Supreme Court of India and the Uniform Civil Code

The apex court, on several instances has directed the government to realise the directive principle enshrined in the Constitution with regard to the UCC. The Supreme Court was hearing a case which was to be an open-and-shut case but only because the Hon’ble Court bemoaned the absence of a Uniform Civil Code in India, the Muslims took to the streets and persons like Z A Ansari and Syed Shahabuddin came forth to establish Muslim orthodoxy. The case was the famous Shah Bano case. Similar was the stance of the apex court in a 2003 case to strike down Section 118 of the Indian Succession Act which prevented Christians from willing property for charitable and religious purposes and so citing the inability of the Government to enact UCC, the SC declared the Section unconstitutional. Will religious orthodoxy and the lumen once again join hands to scuttle what is a progressive and essential measure, after painting it as an attack on established religion?

The Time for a Uniform Civil Code has come now!

The need of the Uniform Civil Code has been suffered for about a century. What a pity that the world’s longest and most elaborately written Constitution in the history of mankind is itself responsible for such erosion. Does India need the Uniform Civil Code? Of course, she does. It is high time that India had a uniform law dealing with marriage, divorce, succession, inheritance and maintenance. Even the Western countries like Italy and France have enforced it. But, the scenario in India is a lot more complex. We have a strong and long history of personal laws and it cannot be given up easily. A broad consensus must be drawn among different communities to facilitate such a landmark step in India’s religious, social, political and most importantly judicial history. India is secular but only on papers; in reality, it’s yet to achieve that secularity.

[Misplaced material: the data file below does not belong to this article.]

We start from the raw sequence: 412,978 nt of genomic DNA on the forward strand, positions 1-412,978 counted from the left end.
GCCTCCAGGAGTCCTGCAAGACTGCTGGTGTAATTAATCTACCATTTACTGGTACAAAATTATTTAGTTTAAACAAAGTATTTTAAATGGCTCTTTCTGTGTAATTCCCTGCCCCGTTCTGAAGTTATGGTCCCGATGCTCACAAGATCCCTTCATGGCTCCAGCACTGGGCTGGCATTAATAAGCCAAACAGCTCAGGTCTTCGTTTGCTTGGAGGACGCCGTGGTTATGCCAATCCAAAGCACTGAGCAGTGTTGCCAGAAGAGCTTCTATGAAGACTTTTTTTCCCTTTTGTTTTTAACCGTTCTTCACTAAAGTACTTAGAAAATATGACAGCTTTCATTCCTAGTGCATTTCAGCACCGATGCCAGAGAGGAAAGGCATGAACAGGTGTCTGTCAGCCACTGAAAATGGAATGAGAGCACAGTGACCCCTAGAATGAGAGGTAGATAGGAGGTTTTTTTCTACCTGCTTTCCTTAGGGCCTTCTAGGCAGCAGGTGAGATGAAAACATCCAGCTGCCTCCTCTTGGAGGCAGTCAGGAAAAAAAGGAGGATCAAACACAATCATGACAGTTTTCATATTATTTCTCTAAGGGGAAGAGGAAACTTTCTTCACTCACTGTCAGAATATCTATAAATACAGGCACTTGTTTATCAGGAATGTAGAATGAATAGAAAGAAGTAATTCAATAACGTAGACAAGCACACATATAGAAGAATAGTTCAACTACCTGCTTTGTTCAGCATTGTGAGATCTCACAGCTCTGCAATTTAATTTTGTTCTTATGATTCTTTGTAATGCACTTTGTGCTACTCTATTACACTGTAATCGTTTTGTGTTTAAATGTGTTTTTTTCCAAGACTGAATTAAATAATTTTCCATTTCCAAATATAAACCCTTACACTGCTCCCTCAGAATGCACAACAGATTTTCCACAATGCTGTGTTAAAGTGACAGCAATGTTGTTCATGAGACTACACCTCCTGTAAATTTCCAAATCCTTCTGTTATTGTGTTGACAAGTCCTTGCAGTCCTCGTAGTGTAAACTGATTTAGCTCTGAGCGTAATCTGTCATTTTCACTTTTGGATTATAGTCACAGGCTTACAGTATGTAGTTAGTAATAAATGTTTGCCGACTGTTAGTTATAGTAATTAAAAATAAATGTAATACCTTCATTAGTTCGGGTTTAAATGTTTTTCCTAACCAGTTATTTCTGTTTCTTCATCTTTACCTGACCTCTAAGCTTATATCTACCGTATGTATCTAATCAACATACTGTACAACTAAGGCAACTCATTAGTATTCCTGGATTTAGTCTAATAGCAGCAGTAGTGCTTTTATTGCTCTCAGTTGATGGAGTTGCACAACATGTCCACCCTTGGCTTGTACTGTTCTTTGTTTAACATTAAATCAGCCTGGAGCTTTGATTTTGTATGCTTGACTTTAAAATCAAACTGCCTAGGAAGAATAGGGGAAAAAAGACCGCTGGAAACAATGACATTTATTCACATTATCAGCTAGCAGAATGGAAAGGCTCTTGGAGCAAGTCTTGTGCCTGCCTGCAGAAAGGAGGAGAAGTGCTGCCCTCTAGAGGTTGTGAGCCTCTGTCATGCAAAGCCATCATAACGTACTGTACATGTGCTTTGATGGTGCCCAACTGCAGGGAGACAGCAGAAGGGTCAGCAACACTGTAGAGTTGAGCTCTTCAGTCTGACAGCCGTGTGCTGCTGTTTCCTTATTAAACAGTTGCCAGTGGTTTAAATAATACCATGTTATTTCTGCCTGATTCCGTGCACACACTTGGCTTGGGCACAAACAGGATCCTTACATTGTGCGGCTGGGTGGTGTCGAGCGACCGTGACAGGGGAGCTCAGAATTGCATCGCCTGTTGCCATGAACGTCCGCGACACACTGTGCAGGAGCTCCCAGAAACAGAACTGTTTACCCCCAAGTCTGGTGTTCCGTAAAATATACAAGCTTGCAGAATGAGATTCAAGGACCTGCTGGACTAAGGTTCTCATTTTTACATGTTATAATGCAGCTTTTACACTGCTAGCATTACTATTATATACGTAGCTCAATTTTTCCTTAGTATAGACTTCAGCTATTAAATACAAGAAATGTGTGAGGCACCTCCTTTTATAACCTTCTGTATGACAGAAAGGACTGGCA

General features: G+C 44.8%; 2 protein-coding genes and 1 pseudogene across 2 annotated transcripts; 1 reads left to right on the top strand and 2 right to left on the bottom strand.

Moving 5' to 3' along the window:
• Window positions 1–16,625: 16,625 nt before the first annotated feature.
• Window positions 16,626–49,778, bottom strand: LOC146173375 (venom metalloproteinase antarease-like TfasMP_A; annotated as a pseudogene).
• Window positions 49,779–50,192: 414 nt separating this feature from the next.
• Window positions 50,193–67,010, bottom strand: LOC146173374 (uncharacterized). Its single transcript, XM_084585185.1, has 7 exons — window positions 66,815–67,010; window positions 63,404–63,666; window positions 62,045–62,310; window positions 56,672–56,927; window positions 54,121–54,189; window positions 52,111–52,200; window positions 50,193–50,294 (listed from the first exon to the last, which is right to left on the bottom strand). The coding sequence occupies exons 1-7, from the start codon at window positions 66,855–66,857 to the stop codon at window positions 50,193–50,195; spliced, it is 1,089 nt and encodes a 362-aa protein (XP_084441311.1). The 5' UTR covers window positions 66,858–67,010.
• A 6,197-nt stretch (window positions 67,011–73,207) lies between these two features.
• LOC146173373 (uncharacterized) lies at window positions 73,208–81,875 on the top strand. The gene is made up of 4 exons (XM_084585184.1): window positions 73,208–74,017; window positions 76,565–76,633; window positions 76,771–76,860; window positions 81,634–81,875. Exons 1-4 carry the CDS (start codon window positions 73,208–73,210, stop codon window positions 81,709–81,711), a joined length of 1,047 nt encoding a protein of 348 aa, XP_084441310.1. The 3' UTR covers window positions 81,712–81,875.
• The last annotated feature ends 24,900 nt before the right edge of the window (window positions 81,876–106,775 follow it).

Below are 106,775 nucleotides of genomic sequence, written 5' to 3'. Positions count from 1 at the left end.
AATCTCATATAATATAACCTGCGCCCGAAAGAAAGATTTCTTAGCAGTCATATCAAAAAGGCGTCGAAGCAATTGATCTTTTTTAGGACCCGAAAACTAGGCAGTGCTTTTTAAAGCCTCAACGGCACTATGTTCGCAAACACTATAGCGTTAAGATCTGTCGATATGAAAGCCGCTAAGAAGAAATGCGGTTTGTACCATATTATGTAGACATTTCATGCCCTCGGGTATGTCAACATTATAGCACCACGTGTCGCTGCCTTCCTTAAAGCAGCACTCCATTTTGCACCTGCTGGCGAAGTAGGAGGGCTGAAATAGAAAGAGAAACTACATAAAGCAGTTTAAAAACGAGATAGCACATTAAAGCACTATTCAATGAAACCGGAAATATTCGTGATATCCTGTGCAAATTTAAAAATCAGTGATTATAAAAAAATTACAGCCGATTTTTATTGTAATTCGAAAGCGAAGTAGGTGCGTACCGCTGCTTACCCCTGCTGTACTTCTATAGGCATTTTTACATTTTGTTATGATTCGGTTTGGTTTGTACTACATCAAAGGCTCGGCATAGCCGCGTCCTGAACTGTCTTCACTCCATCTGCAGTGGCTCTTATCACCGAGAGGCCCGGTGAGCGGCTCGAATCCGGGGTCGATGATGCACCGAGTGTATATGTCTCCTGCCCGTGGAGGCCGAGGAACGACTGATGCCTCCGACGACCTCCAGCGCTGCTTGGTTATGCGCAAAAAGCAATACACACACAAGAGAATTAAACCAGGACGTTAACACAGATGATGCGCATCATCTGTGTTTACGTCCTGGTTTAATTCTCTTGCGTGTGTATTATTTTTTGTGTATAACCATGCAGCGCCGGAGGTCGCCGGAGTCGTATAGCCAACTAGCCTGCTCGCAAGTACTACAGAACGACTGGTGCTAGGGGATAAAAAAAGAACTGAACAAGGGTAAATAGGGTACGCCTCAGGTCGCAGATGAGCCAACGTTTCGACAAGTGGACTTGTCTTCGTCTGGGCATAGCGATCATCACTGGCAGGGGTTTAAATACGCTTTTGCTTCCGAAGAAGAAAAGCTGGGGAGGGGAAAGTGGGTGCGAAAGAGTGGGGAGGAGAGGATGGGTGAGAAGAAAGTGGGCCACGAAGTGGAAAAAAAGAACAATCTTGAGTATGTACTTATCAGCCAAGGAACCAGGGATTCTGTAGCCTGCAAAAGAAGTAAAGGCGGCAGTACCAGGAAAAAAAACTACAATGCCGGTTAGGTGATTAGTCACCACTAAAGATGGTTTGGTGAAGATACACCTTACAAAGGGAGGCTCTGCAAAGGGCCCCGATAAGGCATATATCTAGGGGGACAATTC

Conclusion

If Muslim countries can reform Muslim laws and if Western countries have fully secular systems, then what is the rationale behind the Indian Muslims being governed under the laws passed in the 1930s? The debates in India have gone the way of the secularists and recent rulings of the Supreme Court calling for Uniform Civil Code has not witnessed the protests and alarms that took place following the Shah Bano case in 1985. It is quite possible that different orthodox communities see a Uniform code as a fait accompli after more than 60 years of India’s independence. The matter is far more political than legal. Every time the issue has come up, there have been angry words from both sides of the debate.

Religious fundamentalism must go, social and economic justice must be made available to the so-called minority and oppressed groups and their dignity should be ensured to achieve this dream of one India, one society and one Law.

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He is pursuing UG Degree in Law from Rajiv Gandhi National University of Law, Punjab.